The Trust adheres to prescribed rules and has always received a clean audit from independent auditors every year. In addition, the Trust’s bookkeeping and all payments are done by a qualified auditor who works strictly according to the generally accepted rules of the profession.
The Trustees of the Trust (those responsible for the proper management of the affairs and objectives of the Trust) are André Marthinus, Vivian Lourens, Colin Bird and Hannes van Zyl (chairperson).
If a trust stops being active, the assets are transferred to a similar organisation that will use those assets to the benefit of that trust’s beneficiaries. Trustees are not able to benefit; only the beneficiaries are able to benefit. In the case of the Waenhuiskrans/Arniston Community Development Trust, the beneficiaries are the members of the Waenhuiskrans community.
If you wish to help us by making a donation, please make a direct cash deposit to our bank account.
Trust Account Details:
- Account Holder: The Waenhuiskrans / Arniston Community Development Trust
- Bank: Absa Savings Account
- Account number: 933 087 1403
Students or prospective students from Waenhuiskrans may apply to the Trust for help. The only requirement is admittance to a university or some other recognised educational and training institution. In the first year beneficiaries must show that they are willing and able to study and improve their skills.
Many students have been helped to study and qualify in fields such as medicine, law, social work, education, sport management, drama, tourism, financial management, programming, scuba diving, construction and steelwork. The impact of study support is not always immediately available. In the long run it creates opportunities and new vistas for young people. Education is not the filling of a pail, but the lighting of a fire. These new young professionals will make their mark in the coming years.
What is Fish House?
Fish House is planned as a community centre alongside the harbour. Fish House has several objectives. It will provide support for small businesses; a visitors’ centre for the town; and a heritage centre. The Cape Agulhas Municipality, the Waenhuiskrans Vissersunie and the Trust worked together to make Fish House possible.
Research and estimations show that only ten percent of the people who visit the Waenhuiskrans nature reserve and the cave also visit the historic fishing village. For many years, neighbourhoods were separated by buffer zones of open land, such as that between the harbour and the village. Fish House is planned to be a bridge between people, across the buffers of the past.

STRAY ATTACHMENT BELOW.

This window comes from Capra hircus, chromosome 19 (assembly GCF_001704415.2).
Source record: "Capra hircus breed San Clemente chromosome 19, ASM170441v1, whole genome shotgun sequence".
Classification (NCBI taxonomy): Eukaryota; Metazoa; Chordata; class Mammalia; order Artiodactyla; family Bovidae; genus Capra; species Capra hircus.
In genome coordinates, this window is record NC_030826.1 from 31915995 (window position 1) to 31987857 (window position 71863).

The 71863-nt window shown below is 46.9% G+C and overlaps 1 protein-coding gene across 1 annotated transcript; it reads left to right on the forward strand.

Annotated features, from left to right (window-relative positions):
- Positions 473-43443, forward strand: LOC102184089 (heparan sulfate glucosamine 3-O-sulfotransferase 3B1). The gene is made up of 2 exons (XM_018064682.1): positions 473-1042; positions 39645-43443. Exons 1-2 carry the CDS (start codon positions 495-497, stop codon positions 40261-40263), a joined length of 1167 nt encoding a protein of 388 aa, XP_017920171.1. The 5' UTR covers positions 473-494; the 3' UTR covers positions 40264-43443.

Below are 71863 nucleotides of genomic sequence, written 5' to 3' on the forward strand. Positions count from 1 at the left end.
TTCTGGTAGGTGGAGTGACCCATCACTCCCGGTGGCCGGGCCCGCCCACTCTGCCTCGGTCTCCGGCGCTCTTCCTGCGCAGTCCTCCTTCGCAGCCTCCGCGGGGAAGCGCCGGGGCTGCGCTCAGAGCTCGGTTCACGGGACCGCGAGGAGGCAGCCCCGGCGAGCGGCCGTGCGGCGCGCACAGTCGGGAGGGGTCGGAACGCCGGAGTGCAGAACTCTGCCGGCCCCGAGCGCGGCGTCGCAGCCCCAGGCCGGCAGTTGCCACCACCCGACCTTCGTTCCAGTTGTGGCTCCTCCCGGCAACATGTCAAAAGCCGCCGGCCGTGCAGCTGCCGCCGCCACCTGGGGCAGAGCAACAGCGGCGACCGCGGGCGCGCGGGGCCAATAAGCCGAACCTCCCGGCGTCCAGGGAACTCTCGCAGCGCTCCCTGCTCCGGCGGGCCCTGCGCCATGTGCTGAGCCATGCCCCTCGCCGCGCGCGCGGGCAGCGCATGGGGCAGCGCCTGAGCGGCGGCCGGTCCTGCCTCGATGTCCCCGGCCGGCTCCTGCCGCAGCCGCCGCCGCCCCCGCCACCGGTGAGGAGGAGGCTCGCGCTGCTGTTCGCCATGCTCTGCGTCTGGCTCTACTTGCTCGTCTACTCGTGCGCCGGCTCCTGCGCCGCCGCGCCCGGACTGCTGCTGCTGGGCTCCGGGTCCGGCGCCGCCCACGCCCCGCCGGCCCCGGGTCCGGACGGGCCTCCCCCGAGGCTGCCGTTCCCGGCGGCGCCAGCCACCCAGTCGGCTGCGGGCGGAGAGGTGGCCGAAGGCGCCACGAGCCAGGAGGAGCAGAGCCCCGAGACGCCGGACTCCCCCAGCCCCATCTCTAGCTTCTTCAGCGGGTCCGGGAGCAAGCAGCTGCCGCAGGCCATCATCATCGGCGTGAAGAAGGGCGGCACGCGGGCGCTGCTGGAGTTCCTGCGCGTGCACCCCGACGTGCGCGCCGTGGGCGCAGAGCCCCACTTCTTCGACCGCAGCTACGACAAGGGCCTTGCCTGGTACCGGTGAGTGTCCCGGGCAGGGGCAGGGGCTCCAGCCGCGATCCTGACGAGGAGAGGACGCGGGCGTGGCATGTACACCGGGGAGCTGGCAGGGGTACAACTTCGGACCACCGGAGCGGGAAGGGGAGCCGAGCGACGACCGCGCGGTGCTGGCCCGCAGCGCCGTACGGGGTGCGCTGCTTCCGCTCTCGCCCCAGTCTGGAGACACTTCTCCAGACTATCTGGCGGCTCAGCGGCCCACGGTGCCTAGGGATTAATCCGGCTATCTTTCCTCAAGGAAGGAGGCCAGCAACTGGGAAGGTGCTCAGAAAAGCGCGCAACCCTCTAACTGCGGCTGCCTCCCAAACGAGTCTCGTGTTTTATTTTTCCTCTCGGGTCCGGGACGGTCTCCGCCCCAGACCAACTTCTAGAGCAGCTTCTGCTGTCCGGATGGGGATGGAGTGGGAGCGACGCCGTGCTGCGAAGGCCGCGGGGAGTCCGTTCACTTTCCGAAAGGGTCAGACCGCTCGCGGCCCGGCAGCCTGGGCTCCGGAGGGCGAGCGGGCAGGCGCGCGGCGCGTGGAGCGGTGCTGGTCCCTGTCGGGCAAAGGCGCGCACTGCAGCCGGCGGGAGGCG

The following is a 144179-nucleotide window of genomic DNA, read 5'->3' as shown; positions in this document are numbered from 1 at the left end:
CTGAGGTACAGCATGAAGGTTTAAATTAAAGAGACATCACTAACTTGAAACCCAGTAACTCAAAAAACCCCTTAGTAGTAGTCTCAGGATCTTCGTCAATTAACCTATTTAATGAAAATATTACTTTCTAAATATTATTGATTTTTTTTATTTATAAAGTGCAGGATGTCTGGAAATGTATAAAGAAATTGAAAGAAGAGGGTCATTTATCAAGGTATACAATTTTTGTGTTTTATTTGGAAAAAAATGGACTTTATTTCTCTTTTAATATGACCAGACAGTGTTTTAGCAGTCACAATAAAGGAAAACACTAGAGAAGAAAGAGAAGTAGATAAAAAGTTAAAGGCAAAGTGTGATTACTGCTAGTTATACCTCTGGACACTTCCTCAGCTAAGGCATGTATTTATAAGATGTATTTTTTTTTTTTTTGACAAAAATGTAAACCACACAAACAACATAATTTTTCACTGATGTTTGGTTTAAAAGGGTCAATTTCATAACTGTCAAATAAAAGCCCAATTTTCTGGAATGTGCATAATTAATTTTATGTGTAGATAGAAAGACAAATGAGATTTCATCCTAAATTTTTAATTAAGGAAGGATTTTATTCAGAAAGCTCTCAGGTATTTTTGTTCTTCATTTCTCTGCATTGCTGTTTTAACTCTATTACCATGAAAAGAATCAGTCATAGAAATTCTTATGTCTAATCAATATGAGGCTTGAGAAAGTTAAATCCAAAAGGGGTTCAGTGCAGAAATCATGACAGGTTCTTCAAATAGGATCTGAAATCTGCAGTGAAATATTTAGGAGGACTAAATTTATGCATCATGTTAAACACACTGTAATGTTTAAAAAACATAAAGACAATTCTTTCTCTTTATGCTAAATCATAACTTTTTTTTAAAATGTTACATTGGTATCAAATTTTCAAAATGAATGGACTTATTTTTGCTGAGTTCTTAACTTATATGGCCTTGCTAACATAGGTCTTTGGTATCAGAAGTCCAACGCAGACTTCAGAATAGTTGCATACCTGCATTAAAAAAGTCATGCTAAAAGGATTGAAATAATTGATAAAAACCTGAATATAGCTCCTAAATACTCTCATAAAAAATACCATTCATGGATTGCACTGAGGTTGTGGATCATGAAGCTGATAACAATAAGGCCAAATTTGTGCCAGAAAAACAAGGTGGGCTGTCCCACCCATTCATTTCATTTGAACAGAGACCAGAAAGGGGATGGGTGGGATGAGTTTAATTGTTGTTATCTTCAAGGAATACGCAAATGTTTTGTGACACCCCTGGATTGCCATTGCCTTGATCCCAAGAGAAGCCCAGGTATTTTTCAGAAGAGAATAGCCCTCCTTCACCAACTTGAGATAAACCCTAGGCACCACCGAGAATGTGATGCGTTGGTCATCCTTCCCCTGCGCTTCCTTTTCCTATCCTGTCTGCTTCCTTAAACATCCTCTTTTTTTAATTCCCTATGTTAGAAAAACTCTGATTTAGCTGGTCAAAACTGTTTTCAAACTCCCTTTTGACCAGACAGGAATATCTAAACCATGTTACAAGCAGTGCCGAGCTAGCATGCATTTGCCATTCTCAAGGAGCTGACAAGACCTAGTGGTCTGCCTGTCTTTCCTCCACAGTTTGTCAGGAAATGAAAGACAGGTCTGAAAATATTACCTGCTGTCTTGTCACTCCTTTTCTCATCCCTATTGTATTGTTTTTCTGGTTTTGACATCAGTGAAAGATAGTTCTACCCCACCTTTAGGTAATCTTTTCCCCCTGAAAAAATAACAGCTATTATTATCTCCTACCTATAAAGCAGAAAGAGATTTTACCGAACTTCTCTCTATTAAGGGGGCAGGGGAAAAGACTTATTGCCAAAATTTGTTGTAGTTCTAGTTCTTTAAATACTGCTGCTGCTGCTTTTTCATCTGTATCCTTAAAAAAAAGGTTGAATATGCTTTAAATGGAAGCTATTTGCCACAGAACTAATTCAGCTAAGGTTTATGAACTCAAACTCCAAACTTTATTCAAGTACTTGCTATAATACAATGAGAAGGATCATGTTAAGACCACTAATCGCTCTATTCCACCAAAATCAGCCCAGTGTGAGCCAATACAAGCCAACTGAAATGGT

At Fish House, visitors will be able to get information on small businesses, activities in the fishing community and general information on the town and the environment.
Support will be available for small businesses, especially regarding marketing and administration. More people will be given a chance to benefit from tourism and other economic opportunities in the region.
Fish House will also be a heritage centre. Visitors, school children and residents will be able, through digital media, to learn about the unique history of the fishing community, the sea and the broader environment.
Fish House, the recently restored Fishermen Union’s hall, as well as the planned upgrading of the harbour, could lead to further projects for renewal. This can become a new growth point in Cape Agulhas.
Who will operate Fish House?
People from the community may apply to manage the whole of Fish House or some of the services only. Applications will be considered by an independent panel, which will include specialists. The trust will provide assistance in advance for people from the community who wish to submit an application. People who have businesses already as well as people who have never owned one before, may apply. People may apply as individuals or as a group. New or old residents may submit an application. An important condition is that residents of the fishing community should have a significant share and advantage in any application. Fish House is meant to be a benefit for the community.
How had Fish House been approved, if there was an objection?
Fish House was discussed at several public meetings and was approved at various annual general meetings of the Fisherman’s Union. An environmental impact study and related public processes were undertaken by an independent team of consultants. Various divisions and departments of the national and provincial governments, as well as the heritage agencies SAHRA and Heritage West-ern Cape gave their approval to the project. Final approval for the building of Fish House was ob-tained from the Department of Environmental Affairs and Planning of the Western Cape Govern-ment and the Cape Agulhas Municipality.
What is happening with Fish House now?